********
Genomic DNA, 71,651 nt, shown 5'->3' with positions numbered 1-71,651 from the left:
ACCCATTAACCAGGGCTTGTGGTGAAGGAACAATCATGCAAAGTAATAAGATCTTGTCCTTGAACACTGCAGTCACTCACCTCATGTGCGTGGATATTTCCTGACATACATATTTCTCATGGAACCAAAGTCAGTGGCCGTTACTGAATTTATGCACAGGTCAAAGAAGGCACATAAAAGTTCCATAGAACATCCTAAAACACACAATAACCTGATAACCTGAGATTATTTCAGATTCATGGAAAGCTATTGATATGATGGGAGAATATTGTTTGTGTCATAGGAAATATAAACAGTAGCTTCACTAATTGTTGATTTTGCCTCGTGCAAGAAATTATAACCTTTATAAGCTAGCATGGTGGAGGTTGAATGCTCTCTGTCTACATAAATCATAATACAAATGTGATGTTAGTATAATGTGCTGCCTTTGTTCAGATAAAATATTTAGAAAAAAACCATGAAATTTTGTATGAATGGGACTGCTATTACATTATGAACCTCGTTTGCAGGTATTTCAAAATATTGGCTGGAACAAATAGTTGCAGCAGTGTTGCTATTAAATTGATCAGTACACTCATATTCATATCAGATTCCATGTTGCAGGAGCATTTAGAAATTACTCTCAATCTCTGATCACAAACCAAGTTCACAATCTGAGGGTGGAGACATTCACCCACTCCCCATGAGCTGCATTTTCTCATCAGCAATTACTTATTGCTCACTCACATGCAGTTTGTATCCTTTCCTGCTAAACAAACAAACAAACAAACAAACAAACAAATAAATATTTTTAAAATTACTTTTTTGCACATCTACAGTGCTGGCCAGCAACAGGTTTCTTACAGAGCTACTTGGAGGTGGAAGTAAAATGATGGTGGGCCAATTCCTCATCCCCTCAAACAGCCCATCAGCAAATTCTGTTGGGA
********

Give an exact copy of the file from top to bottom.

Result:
Genomic DNA, 71,651 nt, shown 5'->3' with positions numbered 1-71,651 from the left:
ACCCATTAACCAGGGCTTGTGGTGAAGGAACAATCATGCAAAGTAATAAGATCTTGTCCTTGAACACTGCAGTCACTCACCTCATGTGCGTGGATATTTCCTGACATACATATTTCTCATGGAACCAAAGTCAGTGGCCGTTACTGAATTTATGCACAGGTCAAAGAAGGCACATAAAAGTTCCATAGAACATCCTAAAACACACAATAACCTGATAACCTGAGATTATTTCAGATTCATGGAAAGCTATTGATATGATGGGAGAATATTGTTTGTGTCATAGGAAATATAAACAGTAGCTTCACTAATTGTTGATTTTGCCTCGTGCAAGAAATTATAACCTTTATAAGCTAGCATGGTGGAGGTTGAATGCTCTCTGTCTACATAAATCATAATACAAATGTGATGTTAGTATAATGTGCTGCCTTTGTTCAGATAAAATATTTAGAAAAAAACCATGAAATTTTGTATGAATGGGACTGCTATTACATTATGAACCTCGTTTGCAGGTATTTCAAAATATTGGCTGGAACAAATAGTTGCAGCAGTGTTGCTATTAAATTGATCAGTACACTCATATTCATATCAGATTCCATGTTGCAGGAGCATTTAGAAATTACTCTCAATCTCTGATCACAAACCAAGTTCACAATCTGAGGGTGGAGACATTCACCCACTCCCCATGAGCTGCATTTTCTCATCAGCAATTACTTATTGCTCACTCACATGCAGTTTGTATCCTTTCCTGCTAAACAAACAAACAAACAAACAAACAAACAAATAAATATTTTTAAAATTACTTTTTTGCACATCTACAGTGCTGGCCAGCAACAGGTTTCTTACAGAGCTACTTGGAGGTGGAAGTAAAATGATGGTGGGCCAATTCCTCATCCCCTCAAACAGCCCATCAGCAAATTCTGTTGGGA